cosign is a Web single sign on system that allows users to authenticate once per session and access any protected Web resources at the institution. If used, passwords are sent only to a single, central URL. Sessions have both idle and hard timeouts, and users can logout of all protected services by visiting a single URL. The use of public key cryptography ensures that a compromise of a protected Web server has no impact on the security of other participating servers.
Fugu SSH is a Mac OS X graphical frontend to OpenSSH's Secure File Transfer application (SFTP). SFTP is similar to FTP, but, unlike FTP, the entire session is encrypted, meaning no passwords are sent in cleartext form, and it is thus much less vulnerable to third-party interception. Fugu allows you to take advantage of SFTP's security without having to sacrifice the ease of use found in a GUI. Fugu also includes support for SCP files transfers, and the ability to create secure tunnels through SSH.
iHook is a graphical frontend for any command-line executable. It gives scripts a pleasant Aqua face, and allows script writers to provide graphical feedback without having to learn one of the higher APIs available for Mac OS X. iHook accomplishes this through its ability to understand a set of directives. When a script writes an iHook Directive to stdout, iHook will modify its own interface based on the content of the Directive. In this way, a simple shell script can have an Aqua interface, complete with a progress bar and drawer. When launched in the Finder, iHook prompts the user to choose a script to run; iHook also accepts file drops on its icon, and will attempt to run the dropped file. When no user is logged in, iHook tries to execute /etc/logout.hook. This makes iHook highly useful as an interface for Mac OS X LogoutHooks.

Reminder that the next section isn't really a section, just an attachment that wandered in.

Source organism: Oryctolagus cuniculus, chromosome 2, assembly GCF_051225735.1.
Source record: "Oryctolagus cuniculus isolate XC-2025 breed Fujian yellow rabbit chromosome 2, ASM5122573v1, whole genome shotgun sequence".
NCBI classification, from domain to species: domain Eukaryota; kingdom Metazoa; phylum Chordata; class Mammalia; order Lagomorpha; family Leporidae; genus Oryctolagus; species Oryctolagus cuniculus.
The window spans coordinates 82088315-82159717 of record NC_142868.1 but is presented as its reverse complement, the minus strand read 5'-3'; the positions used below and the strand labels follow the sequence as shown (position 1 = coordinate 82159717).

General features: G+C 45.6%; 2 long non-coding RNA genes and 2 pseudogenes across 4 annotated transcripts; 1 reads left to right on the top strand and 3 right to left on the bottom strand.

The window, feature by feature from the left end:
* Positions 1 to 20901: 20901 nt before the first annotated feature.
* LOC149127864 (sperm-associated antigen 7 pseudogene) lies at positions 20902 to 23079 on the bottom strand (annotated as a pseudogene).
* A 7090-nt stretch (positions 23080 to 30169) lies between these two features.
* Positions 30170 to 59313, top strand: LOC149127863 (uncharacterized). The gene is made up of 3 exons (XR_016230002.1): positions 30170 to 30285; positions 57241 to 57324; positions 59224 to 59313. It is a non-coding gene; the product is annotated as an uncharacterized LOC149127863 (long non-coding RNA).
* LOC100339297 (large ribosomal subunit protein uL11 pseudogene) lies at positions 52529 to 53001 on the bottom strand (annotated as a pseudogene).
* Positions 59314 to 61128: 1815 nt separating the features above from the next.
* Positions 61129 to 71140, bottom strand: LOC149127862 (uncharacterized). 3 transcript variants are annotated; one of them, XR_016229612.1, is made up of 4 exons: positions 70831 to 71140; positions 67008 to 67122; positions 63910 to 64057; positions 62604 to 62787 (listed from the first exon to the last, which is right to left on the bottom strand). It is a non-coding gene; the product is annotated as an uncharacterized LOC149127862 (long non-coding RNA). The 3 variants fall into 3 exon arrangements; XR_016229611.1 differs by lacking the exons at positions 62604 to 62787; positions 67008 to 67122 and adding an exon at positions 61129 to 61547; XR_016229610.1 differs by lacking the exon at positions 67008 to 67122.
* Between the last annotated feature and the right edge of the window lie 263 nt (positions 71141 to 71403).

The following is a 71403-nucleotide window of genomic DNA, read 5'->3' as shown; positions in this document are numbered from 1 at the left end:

nefu (network fidelity utility) is a Unix daemon that monitors services over the network. It uses a "no false alarms" fault verification algorithm, and understands network dependancies. Natively-monitored protocols include ICMP echo (ping), SSH, IPP, DNS, HTTP, POP, NTP, IMAP, SMTP, and LDAP, as well as having facilities to execute external programs. Status pages are available via finger or the Web.
radmind is a suite of Unix command-line tools and a server designed to remotely administer the file systems of multiple Unix machines. At its core, radmind operates as a tripwire. It is able to detect changes to any managed filesystem object, e.g. files, directories, links, etc. However, radmind goes further than just integrity checking: once a change is detected, radmind can optionally reverse the change. Each managed machine may have its own loadset composed of multiple, layered overloads. This allows, for example, the operating system to be described separately from applications. Loadsets are stored on a remote server. By updating a loadset on the server, changes can be pushed to managed machines.
radmind Anyone using radmind to manage the filesystems of computing clusters? We use it to manage about a hundred Solaris machines, in addition to around 800 Mac OS X machines. :w